FORTRAN FORmula TRANslation. A computer-programming language designed mainly for scientific problems (expressed in algebraic notation).
Forward Bias Bias voltage applied to a semiconductor PN junction in the direction that causes electrons to flow from the n-type (cathode) to the p-type (anode) regions.
Forward Converter Also called a “Buck-Derived” converter, this topology, like the flyback converter, typically uses a single transistor switch. Unlike the flyback converter, energy is tranferred to the transformer secondary while the transistor switch is “on”, and stoed in a output inductor. See Boost Regulator, Buck Regulator, Bridge Converter, Flyback Converter, Push Pull Converter and Resonant Converter.
Forward Converter Transformer A transformer which operates by transferring power to the load during the on time and resetting in the off time. Since this transformer only transfers power during half of an input cycle it is required to be larger than a push-pull transformer for example.
FPGA Field Programmable Gate Array
FQPSK Filtered quadrature phase shift key modulation.
Fractional T1 A WAN communications service that provides the user with some portion of a T1 circuit which has been divided into 24 separate 64 kbps channels.
frame The surrounding portion (usually metal) of a multiple contact connector having a removable module or insert. The frame supports the insert, and provides a method for mounting the connector to a panel or a mating connector. See also shell.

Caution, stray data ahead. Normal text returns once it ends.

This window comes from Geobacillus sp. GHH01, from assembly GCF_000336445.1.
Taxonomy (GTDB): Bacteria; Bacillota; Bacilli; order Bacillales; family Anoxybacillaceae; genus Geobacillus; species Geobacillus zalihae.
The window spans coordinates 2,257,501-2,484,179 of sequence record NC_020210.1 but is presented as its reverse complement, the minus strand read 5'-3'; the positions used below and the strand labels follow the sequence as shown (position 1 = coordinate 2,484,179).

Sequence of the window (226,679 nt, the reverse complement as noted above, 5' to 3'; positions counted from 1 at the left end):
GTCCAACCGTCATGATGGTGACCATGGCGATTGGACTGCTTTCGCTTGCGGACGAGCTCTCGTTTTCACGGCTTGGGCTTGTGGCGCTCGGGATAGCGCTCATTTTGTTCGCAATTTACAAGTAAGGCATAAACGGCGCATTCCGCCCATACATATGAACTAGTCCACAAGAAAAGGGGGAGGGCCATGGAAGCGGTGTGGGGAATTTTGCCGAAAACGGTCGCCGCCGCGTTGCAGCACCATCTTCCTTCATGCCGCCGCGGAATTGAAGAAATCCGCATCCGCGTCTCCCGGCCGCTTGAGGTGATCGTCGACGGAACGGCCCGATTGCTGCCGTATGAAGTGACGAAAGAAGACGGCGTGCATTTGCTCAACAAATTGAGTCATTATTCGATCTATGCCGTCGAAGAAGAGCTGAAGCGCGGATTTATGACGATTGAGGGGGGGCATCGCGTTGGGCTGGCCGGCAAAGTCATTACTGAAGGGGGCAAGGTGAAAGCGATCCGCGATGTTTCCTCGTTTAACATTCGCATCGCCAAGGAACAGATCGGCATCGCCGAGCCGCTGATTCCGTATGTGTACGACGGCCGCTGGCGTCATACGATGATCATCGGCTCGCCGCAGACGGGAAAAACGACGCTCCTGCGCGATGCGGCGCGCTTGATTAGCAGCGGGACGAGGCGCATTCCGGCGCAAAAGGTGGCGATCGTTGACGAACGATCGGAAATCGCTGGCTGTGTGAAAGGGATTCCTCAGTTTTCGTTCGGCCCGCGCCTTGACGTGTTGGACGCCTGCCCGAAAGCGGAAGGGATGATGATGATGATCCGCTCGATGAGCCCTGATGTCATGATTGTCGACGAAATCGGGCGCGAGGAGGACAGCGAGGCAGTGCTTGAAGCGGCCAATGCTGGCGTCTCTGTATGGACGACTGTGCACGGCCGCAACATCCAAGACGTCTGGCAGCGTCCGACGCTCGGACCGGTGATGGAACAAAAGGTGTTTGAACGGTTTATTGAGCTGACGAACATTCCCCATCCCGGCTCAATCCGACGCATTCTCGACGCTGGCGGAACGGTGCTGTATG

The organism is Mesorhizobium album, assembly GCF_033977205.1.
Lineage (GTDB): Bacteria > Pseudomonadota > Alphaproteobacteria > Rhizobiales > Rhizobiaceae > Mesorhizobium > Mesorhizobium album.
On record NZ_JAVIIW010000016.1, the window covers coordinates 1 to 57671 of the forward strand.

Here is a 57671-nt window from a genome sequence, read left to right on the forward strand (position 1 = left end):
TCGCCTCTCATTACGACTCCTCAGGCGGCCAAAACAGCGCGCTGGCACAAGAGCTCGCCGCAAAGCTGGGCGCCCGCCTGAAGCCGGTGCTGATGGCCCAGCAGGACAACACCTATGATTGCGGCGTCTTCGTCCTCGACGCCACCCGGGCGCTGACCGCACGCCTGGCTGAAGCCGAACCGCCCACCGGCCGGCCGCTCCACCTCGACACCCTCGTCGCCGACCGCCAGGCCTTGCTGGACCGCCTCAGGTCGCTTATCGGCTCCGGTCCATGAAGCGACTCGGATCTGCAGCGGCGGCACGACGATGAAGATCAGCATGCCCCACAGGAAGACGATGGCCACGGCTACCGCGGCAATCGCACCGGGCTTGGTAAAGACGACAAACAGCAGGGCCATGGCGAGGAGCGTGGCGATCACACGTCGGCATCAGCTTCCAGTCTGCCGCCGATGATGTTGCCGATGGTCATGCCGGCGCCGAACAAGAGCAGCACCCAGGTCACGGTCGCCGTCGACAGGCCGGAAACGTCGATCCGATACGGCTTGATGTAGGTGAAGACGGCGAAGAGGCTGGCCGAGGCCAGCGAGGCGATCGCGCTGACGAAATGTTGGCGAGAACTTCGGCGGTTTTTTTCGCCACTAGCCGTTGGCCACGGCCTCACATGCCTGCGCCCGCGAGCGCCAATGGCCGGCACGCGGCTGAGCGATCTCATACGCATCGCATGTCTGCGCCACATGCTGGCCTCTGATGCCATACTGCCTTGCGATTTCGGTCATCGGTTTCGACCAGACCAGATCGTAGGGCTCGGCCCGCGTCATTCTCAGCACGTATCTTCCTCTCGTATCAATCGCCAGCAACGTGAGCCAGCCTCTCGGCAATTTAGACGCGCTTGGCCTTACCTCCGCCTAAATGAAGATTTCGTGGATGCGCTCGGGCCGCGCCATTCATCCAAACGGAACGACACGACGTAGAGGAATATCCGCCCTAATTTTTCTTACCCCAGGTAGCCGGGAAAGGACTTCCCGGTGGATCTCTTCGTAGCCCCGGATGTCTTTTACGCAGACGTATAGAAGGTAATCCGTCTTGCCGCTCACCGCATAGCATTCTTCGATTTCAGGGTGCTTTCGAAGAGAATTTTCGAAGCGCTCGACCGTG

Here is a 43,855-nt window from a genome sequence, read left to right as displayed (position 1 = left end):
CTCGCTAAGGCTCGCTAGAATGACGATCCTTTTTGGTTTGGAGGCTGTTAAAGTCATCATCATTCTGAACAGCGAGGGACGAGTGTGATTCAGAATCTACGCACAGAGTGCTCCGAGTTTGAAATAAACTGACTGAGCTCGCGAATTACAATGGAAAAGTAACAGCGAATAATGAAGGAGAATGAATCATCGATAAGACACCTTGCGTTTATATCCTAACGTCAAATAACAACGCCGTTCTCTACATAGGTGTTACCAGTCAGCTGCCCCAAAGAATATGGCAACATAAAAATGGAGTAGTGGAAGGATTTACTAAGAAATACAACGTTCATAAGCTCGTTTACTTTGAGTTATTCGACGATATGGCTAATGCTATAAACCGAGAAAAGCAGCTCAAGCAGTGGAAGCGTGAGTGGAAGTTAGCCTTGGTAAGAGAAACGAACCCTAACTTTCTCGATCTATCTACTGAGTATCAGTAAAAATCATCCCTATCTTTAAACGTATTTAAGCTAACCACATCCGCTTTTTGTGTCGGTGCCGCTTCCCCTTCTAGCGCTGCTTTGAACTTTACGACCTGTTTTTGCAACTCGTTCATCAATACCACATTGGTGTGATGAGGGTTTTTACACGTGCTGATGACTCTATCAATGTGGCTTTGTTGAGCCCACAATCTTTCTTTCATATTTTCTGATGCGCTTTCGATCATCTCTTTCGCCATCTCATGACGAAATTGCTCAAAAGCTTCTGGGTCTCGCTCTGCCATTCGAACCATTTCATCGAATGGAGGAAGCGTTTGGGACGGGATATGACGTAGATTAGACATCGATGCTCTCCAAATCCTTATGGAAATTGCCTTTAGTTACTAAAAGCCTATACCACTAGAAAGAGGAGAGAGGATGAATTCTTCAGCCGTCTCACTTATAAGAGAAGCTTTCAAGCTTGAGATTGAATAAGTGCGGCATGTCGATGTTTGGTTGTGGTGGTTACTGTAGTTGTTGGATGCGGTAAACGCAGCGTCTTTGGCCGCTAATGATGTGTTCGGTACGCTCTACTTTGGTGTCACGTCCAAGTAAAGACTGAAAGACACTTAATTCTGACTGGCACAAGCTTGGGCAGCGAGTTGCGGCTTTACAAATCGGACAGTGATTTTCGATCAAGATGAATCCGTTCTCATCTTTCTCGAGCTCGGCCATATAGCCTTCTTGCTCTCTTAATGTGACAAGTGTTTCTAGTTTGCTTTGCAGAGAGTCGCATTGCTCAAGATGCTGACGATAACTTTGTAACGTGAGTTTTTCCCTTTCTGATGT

Frame Relay A streamlined packet switching protocol designed to provide high-speed frame or packet switching with minimal delay and efficient bandwidth usage.
Free Convection Operating environment where the natural movement of air (unassisted by fans or blowers) maintains the power module within its operating limits. Also called natural convection.
free hanging A connector that is movable and not fixed to a board, panel, or frame. It will mate with another free-hanging connector or with a panelmount connector.
free standing A contact/terminal installed on a pc board and used without a housing.
Frequency The number of recurrences of a periodic phenomenon per unit time. In electronics, we refer to the frequency of electromagnetic radiation (radio waves) and alternating electrical current, which are periodic phenomena. The unit of frequency is the Hertz, abbreviated as “Hz.” Formerly, the unit of frequency was known as cycles per second, abbreviated as “cps.”
Frequency Band Frequency range over which the performance or characteristics of a circuit, device or component are described or specified.
Frequency Conversion The translation of a signal from one frequency to another.
Frequency Converter (or simply, Converter) A device or circuit that performs frequency conversion, such as a mixer.
Frequency Modulation the modification of the frequency of a higher frequency, constant magnitude carrier signal controlled by the amplitude and phase of a lower frequency baseband or audio signal.
Frequency Multiplication The increase in frequency of a signal by an integral factor.
Frequency of Operation See Switching Frequency
frequency response The measure of how the gain or loss of a circuit, device, or system varies with frequency. Also called frequency characteristic, amplitude- frequency response, response, response characteristic, and sine-wave response.
frequency, voice A frequency lying within that part of the audio range which is employed for speech transmission.. Note: Frequencies used for commercial transmission of speech usually lie within the range 200 to 3500 hertz (cps).
Fresnel reflection The reflection that occurs at the planar junction of two materials having different refractive indices; Fresnel reflection is not a function of the angle of incidence.
Fresnel reflection loss Loss of optical power due to Fresnel reflections.